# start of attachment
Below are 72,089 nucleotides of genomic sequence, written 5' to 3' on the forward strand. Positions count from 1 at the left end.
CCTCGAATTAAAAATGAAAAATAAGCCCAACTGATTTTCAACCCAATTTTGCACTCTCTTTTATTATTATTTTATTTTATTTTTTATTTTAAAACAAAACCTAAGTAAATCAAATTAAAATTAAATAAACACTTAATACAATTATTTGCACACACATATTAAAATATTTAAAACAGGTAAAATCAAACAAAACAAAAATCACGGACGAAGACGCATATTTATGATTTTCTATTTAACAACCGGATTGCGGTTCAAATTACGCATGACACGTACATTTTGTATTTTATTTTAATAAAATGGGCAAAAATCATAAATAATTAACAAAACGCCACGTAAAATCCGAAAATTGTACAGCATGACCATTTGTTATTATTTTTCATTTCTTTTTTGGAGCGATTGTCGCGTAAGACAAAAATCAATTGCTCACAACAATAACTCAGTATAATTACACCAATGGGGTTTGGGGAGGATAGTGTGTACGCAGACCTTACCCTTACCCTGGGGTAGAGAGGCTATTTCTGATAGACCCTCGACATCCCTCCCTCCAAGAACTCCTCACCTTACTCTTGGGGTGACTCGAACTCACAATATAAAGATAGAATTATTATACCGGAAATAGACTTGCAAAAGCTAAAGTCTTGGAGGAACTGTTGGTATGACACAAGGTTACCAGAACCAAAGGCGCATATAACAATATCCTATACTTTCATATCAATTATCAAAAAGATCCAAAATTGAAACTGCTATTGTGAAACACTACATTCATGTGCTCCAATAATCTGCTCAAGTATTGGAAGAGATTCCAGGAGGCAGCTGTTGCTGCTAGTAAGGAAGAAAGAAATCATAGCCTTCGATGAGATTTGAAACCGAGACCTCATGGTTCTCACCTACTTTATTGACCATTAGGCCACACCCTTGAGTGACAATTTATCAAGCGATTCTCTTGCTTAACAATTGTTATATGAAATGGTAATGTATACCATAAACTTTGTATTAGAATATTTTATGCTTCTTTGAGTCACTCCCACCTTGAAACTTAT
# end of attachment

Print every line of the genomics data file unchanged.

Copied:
Below are 72,089 nucleotides of genomic sequence, written 5' to 3' on the forward strand. Positions count from 1 at the left end.
CCTCGAATTAAAAATGAAAAATAAGCCCAACTGATTTTCAACCCAATTTTGCACTCTCTTTTATTATTATTTTATTTTATTTTTTATTTTAAAACAAAACCTAAGTAAATCAAATTAAAATTAAATAAACACTTAATACAATTATTTGCACACACATATTAAAATATTTAAAACAGGTAAAATCAAACAAAACAAAAATCACGGACGAAGACGCATATTTATGATTTTCTATTTAACAACCGGATTGCGGTTCAAATTACGCATGACACGTACATTTTGTATTTTATTTTAATAAAATGGGCAAAAATCATAAATAATTAACAAAACGCCACGTAAAATCCGAAAATTGTACAGCATGACCATTTGTTATTATTTTTCATTTCTTTTTTGGAGCGATTGTCGCGTAAGACAAAAATCAATTGCTCACAACAATAACTCAGTATAATTACACCAATGGGGTTTGGGGAGGATAGTGTGTACGCAGACCTTACCCTTACCCTGGGGTAGAGAGGCTATTTCTGATAGACCCTCGACATCCCTCCCTCCAAGAACTCCTCACCTTACTCTTGGGGTGACTCGAACTCACAATATAAAGATAGAATTATTATACCGGAAATAGACTTGCAAAAGCTAAAGTCTTGGAGGAACTGTTGGTATGACACAAGGTTACCAGAACCAAAGGCGCATATAACAATATCCTATACTTTCATATCAATTATCAAAAAGATCCAAAATTGAAACTGCTATTGTGAAACACTACATTCATGTGCTCCAATAATCTGCTCAAGTATTGGAAGAGATTCCAGGAGGCAGCTGTTGCTGCTAGTAAGGAAGAAAGAAATCATAGCCTTCGATGAGATTTGAAACCGAGACCTCATGGTTCTCACCTACTTTATTGACCATTAGGCCACACCCTTGAGTGACAATTTATCAAGCGATTCTCTTGCTTAACAATTGTTATATGAAATGGTAATGTATACCATAAACTTTGTATTAGAATATTTTATGCTTCTTTGAGTCACTCCCACCTTGAAACTTAT